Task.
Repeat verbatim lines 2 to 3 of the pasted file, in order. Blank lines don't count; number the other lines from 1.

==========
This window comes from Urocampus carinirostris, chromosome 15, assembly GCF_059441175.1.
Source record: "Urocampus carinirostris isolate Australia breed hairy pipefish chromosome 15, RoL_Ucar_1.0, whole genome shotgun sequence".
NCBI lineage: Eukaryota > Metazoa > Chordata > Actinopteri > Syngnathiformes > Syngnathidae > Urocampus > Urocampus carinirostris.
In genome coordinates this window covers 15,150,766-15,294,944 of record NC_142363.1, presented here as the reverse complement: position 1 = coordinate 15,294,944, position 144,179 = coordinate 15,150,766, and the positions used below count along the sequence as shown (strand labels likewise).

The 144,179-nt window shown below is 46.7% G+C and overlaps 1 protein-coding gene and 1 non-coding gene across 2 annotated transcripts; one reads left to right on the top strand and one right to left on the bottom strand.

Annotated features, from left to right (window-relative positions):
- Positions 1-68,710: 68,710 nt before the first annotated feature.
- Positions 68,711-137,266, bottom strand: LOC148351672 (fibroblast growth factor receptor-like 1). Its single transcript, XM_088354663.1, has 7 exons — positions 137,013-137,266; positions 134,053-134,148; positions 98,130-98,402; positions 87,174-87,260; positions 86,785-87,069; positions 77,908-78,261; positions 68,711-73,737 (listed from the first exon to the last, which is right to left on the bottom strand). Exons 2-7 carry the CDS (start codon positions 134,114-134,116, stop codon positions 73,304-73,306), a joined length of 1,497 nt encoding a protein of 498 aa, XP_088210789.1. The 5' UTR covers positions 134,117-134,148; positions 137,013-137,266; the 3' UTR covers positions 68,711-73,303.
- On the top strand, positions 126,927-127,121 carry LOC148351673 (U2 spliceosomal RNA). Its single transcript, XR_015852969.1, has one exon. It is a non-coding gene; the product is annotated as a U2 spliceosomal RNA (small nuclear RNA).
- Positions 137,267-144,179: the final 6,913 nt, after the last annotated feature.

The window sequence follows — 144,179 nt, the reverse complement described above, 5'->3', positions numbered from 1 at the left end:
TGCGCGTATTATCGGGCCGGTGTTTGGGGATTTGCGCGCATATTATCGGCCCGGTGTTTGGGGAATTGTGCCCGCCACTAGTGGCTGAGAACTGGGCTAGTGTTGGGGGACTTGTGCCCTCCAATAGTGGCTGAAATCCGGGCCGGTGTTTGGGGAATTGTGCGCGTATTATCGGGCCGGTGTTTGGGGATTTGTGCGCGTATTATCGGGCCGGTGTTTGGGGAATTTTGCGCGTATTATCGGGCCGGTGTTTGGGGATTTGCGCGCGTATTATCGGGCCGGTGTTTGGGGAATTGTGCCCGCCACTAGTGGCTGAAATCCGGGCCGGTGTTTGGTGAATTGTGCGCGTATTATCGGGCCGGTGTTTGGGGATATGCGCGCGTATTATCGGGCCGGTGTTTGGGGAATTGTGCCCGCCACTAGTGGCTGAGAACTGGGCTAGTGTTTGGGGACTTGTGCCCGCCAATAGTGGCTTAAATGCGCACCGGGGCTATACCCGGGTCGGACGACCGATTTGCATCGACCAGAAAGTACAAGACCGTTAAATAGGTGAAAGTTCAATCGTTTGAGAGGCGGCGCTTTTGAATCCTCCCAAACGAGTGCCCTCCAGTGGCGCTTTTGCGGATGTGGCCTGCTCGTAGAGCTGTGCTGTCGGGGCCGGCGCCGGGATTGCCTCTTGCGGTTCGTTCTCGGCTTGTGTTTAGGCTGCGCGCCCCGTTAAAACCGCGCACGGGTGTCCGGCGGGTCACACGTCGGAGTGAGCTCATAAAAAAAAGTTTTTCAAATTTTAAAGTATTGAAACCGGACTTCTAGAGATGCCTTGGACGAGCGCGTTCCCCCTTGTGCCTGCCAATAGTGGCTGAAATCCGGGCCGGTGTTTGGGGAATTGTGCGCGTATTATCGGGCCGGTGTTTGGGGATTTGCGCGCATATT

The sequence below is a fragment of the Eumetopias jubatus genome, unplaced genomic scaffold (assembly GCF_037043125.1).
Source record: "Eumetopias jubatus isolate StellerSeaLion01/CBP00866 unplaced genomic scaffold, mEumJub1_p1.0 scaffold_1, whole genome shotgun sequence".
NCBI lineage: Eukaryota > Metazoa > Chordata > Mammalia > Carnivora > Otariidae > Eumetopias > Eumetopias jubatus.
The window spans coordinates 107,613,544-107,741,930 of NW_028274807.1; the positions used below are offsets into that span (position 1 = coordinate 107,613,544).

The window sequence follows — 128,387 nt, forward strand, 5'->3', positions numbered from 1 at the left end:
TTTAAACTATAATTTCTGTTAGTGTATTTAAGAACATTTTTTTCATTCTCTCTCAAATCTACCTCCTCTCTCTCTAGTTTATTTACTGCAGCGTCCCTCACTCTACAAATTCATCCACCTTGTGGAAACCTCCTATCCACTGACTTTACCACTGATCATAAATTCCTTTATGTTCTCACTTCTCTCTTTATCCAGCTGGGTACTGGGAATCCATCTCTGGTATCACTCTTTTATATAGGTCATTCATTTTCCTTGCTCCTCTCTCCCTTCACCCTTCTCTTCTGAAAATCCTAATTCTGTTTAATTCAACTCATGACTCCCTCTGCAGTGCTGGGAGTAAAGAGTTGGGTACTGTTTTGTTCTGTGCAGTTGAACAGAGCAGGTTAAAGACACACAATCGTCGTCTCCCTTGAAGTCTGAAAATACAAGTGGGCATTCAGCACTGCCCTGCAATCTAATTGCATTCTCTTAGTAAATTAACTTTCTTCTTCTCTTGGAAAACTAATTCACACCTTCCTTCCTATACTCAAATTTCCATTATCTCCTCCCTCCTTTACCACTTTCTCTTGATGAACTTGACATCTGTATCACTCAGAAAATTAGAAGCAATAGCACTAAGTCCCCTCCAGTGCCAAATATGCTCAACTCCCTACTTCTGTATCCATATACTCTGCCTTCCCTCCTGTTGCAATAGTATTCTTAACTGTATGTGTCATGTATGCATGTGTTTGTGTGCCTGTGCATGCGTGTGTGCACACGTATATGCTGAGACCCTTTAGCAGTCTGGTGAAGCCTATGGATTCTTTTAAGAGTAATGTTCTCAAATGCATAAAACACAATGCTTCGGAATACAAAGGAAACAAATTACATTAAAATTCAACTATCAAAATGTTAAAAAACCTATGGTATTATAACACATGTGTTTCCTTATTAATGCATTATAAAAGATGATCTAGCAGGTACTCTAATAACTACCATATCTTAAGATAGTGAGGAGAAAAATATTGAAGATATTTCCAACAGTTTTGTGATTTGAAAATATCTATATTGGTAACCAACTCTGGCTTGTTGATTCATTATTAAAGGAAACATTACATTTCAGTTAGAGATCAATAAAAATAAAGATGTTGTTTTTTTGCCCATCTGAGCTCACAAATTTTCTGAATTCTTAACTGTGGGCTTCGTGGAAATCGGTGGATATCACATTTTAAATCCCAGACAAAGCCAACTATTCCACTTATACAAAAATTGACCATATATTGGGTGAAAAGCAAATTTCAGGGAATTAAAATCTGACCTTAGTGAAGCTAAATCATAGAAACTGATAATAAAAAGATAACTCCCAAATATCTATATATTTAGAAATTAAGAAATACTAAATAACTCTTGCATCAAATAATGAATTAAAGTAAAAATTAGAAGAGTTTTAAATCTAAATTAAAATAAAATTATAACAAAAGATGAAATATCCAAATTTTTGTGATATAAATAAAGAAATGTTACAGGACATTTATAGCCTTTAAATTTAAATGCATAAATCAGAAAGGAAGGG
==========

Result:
Source record: "Urocampus carinirostris isolate Australia breed hairy pipefish chromosome 15, RoL_Ucar_1.0, whole genome shotgun sequence".
NCBI lineage: Eukaryota > Metazoa > Chordata > Actinopteri > Syngnathiformes > Syngnathidae > Urocampus > Urocampus carinirostris.